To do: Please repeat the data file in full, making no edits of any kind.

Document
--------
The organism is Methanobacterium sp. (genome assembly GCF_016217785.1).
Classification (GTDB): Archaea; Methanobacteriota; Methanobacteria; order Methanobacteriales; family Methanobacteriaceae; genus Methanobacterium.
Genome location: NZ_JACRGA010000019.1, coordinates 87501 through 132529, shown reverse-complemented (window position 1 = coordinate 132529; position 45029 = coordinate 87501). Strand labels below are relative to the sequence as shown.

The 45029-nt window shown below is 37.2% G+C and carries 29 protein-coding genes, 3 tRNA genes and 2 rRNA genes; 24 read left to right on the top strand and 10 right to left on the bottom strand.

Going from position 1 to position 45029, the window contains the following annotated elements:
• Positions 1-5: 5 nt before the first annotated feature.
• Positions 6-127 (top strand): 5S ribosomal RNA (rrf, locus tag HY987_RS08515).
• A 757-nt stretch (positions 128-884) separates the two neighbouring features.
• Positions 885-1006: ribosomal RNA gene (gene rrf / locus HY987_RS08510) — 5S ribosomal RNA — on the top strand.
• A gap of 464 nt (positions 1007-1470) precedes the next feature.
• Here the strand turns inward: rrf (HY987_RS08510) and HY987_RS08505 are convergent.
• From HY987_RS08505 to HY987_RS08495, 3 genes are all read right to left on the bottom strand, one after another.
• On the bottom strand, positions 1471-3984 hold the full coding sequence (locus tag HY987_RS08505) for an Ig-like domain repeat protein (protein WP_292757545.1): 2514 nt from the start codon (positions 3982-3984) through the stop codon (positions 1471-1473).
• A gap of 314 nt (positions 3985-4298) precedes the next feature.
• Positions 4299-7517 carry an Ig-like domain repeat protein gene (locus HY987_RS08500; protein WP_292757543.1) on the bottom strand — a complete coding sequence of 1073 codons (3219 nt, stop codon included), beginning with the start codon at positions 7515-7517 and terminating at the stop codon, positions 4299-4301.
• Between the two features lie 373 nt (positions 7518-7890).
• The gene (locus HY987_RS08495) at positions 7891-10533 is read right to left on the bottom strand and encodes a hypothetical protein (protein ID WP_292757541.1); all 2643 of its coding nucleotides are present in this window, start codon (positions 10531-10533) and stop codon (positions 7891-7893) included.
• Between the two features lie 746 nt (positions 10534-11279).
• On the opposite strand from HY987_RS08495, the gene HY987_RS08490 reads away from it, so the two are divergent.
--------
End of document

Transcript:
The organism is Methanobacterium sp. (genome assembly GCF_016217785.1).
Classification (GTDB): Archaea; Methanobacteriota; Methanobacteria; order Methanobacteriales; family Methanobacteriaceae; genus Methanobacterium.
Genome location: NZ_JACRGA010000019.1, coordinates 87501 through 132529, shown reverse-complemented (window position 1 = coordinate 132529; position 45029 = coordinate 87501). Strand labels below are relative to the sequence as shown.

The 45029-nt window shown below is 37.2% G+C and carries 29 protein-coding genes, 3 tRNA genes and 2 rRNA genes; 24 read left to right on the top strand and 10 right to left on the bottom strand.

Going from position 1 to position 45029, the window contains the following annotated elements:
• Positions 1-5: 5 nt before the first annotated feature.
• Positions 6-127 (top strand): 5S ribosomal RNA (rrf, locus tag HY987_RS08515).
• A 757-nt stretch (positions 128-884) separates the two neighbouring features.
• Positions 885-1006: ribosomal RNA gene (gene rrf / locus HY987_RS08510) — 5S ribosomal RNA — on the top strand.
• A gap of 464 nt (positions 1007-1470) precedes the next feature.
• Here the strand turns inward: rrf (HY987_RS08510) and HY987_RS08505 are convergent.
• From HY987_RS08505 to HY987_RS08495, 3 genes are all read right to left on the bottom strand, one after another.
• On the bottom strand, positions 1471-3984 hold the full coding sequence (locus tag HY987_RS08505) for an Ig-like domain repeat protein (protein WP_292757545.1): 2514 nt from the start codon (positions 3982-3984) through the stop codon (positions 1471-1473).
• A gap of 314 nt (positions 3985-4298) precedes the next feature.
• Positions 4299-7517 carry an Ig-like domain repeat protein gene (locus HY987_RS08500; protein WP_292757543.1) on the bottom strand — a complete coding sequence of 1073 codons (3219 nt, stop codon included), beginning with the start codon at positions 7515-7517 and terminating at the stop codon, positions 4299-4301.
• Between the two features lie 373 nt (positions 7518-7890).
• The gene (locus HY987_RS08495) at positions 7891-10533 is read right to left on the bottom strand and encodes a hypothetical protein (protein ID WP_292757541.1); all 2643 of its coding nucleotides are present in this window, start codon (positions 10531-10533) and stop codon (positions 7891-7893) included.
• Between the two features lie 746 nt (positions 10534-11279).
• On the opposite strand from HY987_RS08495, the gene HY987_RS08490 reads away from it, so the two are divergent.